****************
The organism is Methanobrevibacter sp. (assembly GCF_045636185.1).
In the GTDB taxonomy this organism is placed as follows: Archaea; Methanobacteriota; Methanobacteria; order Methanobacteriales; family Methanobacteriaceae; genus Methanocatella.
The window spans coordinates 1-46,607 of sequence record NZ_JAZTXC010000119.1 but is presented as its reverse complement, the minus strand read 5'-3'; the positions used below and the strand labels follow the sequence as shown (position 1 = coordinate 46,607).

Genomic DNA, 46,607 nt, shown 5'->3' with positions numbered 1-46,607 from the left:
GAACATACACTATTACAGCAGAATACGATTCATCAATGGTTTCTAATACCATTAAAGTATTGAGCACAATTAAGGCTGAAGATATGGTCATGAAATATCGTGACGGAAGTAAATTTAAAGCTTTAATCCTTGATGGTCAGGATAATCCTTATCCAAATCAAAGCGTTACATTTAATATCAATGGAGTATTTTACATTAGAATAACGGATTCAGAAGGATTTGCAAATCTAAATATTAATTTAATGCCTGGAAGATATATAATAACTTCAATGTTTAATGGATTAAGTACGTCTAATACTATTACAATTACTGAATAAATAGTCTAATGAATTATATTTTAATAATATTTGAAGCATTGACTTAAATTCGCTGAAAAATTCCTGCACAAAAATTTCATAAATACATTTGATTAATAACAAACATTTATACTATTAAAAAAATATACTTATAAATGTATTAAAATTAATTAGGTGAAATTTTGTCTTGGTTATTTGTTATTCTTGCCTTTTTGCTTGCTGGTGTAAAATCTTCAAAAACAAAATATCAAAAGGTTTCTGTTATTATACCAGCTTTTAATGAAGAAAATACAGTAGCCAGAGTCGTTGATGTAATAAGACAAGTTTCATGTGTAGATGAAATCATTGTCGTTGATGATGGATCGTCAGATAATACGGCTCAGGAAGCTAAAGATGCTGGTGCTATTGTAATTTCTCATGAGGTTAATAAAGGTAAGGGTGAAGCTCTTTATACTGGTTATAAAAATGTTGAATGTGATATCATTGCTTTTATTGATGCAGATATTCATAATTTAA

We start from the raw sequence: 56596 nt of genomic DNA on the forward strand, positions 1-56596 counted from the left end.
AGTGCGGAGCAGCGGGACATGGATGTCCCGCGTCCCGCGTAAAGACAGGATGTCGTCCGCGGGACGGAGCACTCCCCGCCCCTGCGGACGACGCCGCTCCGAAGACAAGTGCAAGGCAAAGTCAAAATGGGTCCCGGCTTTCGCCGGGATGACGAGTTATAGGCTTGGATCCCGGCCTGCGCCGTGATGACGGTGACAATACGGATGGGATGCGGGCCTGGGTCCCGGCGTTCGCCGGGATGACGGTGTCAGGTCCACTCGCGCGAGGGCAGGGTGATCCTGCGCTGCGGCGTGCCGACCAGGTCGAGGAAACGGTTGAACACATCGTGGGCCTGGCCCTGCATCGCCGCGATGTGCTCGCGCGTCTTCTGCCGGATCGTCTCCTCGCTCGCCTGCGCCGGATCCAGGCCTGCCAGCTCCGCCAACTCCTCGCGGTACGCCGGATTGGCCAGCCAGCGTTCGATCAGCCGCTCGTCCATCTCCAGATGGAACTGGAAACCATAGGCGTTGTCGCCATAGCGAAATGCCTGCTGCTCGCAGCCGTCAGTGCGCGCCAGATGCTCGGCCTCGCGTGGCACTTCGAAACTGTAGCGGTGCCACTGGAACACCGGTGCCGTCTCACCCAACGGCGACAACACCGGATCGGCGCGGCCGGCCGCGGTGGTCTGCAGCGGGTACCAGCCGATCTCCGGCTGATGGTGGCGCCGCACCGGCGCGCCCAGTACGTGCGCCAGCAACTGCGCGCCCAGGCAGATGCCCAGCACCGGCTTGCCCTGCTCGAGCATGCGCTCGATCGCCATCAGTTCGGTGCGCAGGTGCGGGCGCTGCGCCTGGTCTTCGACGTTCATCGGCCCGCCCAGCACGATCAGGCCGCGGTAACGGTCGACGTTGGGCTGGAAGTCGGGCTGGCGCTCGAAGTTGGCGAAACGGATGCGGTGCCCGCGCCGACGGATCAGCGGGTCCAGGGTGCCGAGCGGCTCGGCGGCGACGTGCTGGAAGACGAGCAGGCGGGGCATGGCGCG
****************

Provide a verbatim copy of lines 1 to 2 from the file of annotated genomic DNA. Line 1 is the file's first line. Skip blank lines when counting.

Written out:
The organism is Methanobrevibacter sp. (assembly GCF_045636185.1).
In the GTDB taxonomy this organism is placed as follows: Archaea; Methanobacteriota; Methanobacteria; order Methanobacteriales; family Methanobacteriaceae; genus Methanocatella.